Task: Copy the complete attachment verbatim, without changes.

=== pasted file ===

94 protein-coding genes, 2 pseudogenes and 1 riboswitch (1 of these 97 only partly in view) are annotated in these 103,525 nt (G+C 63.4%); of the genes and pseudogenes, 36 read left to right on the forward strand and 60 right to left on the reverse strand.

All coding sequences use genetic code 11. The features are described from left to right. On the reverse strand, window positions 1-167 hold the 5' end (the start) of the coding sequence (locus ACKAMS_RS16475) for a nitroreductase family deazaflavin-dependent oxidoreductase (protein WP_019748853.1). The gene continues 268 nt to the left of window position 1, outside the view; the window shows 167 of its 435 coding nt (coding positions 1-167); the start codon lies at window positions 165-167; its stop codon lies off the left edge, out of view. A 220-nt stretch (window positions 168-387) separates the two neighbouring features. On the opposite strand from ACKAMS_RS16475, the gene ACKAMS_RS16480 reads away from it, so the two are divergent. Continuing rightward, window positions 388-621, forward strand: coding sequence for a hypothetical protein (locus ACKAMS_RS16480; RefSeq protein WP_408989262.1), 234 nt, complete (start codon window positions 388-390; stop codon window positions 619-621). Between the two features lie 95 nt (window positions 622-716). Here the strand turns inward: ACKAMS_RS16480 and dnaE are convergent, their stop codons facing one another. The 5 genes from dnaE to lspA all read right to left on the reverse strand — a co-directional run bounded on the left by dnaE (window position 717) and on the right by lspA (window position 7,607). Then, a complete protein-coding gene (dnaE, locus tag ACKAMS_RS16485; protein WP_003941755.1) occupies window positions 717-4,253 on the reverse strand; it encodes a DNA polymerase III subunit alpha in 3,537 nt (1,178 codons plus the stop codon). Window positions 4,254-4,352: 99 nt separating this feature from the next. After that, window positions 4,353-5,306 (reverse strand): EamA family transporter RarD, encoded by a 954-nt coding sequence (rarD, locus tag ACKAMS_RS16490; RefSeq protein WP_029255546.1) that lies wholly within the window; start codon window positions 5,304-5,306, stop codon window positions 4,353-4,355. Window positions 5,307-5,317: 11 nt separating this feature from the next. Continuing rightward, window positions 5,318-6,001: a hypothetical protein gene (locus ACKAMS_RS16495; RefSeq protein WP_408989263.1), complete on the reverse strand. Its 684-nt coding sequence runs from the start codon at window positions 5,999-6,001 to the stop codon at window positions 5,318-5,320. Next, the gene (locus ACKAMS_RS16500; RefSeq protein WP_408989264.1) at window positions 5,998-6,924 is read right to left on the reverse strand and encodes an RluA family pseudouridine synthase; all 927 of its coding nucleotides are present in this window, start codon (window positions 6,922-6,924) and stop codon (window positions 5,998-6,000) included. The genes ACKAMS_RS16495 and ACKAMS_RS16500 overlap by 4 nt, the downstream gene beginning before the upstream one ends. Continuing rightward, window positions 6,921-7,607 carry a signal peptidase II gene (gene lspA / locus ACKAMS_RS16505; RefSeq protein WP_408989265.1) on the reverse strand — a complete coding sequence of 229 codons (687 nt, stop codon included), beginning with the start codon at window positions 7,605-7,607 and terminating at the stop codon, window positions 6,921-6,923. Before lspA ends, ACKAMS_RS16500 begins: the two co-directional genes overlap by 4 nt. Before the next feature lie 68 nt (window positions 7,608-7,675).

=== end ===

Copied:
94 protein-coding genes, 2 pseudogenes and 1 riboswitch (1 of these 97 only partly in view) are annotated in these 103,525 nt (G+C 63.4%); of the genes and pseudogenes, 36 read left to right on the forward strand and 60 right to left on the reverse strand.

All coding sequences use genetic code 11. The features are described from left to right. On the reverse strand, window positions 1-167 hold the 5' end (the start) of the coding sequence (locus ACKAMS_RS16475) for a nitroreductase family deazaflavin-dependent oxidoreductase (protein WP_019748853.1). The gene continues 268 nt to the left of window position 1, outside the view; the window shows 167 of its 435 coding nt (coding positions 1-167); the start codon lies at window positions 165-167; its stop codon lies off the left edge, out of view. A 220-nt stretch (window positions 168-387) separates the two neighbouring features. On the opposite strand from ACKAMS_RS16475, the gene ACKAMS_RS16480 reads away from it, so the two are divergent. Continuing rightward, window positions 388-621, forward strand: coding sequence for a hypothetical protein (locus ACKAMS_RS16480; RefSeq protein WP_408989262.1), 234 nt, complete (start codon window positions 388-390; stop codon window positions 619-621). Between the two features lie 95 nt (window positions 622-716). Here the strand turns inward: ACKAMS_RS16480 and dnaE are convergent, their stop codons facing one another. The 5 genes from dnaE to lspA all read right to left on the reverse strand — a co-directional run bounded on the left by dnaE (window position 717) and on the right by lspA (window position 7,607). Then, a complete protein-coding gene (dnaE, locus tag ACKAMS_RS16485; protein WP_003941755.1) occupies window positions 717-4,253 on the reverse strand; it encodes a DNA polymerase III subunit alpha in 3,537 nt (1,178 codons plus the stop codon). Window positions 4,254-4,352: 99 nt separating this feature from the next. After that, window positions 4,353-5,306 (reverse strand): EamA family transporter RarD, encoded by a 954-nt coding sequence (rarD, locus tag ACKAMS_RS16490; RefSeq protein WP_029255546.1) that lies wholly within the window; start codon window positions 5,304-5,306, stop codon window positions 4,353-4,355. Window positions 5,307-5,317: 11 nt separating this feature from the next. Continuing rightward, window positions 5,318-6,001: a hypothetical protein gene (locus ACKAMS_RS16495; RefSeq protein WP_408989263.1), complete on the reverse strand. Its 684-nt coding sequence runs from the start codon at window positions 5,999-6,001 to the stop codon at window positions 5,318-5,320. Next, the gene (locus ACKAMS_RS16500; RefSeq protein WP_408989264.1) at window positions 5,998-6,924 is read right to left on the reverse strand and encodes an RluA family pseudouridine synthase; all 927 of its coding nucleotides are present in this window, start codon (window positions 6,922-6,924) and stop codon (window positions 5,998-6,000) included. The genes ACKAMS_RS16495 and ACKAMS_RS16500 overlap by 4 nt, the downstream gene beginning before the upstream one ends. Continuing rightward, window positions 6,921-7,607 carry a signal peptidase II gene (gene lspA / locus ACKAMS_RS16505; RefSeq protein WP_408989265.1) on the reverse strand — a complete coding sequence of 229 codons (687 nt, stop codon included), beginning with the start codon at window positions 7,605-7,607 and terminating at the stop codon, window positions 6,921-6,923. Before lspA ends, ACKAMS_RS16500 begins: the two co-directional genes overlap by 4 nt. Before the next feature lie 68 nt (window positions 7,608-7,675).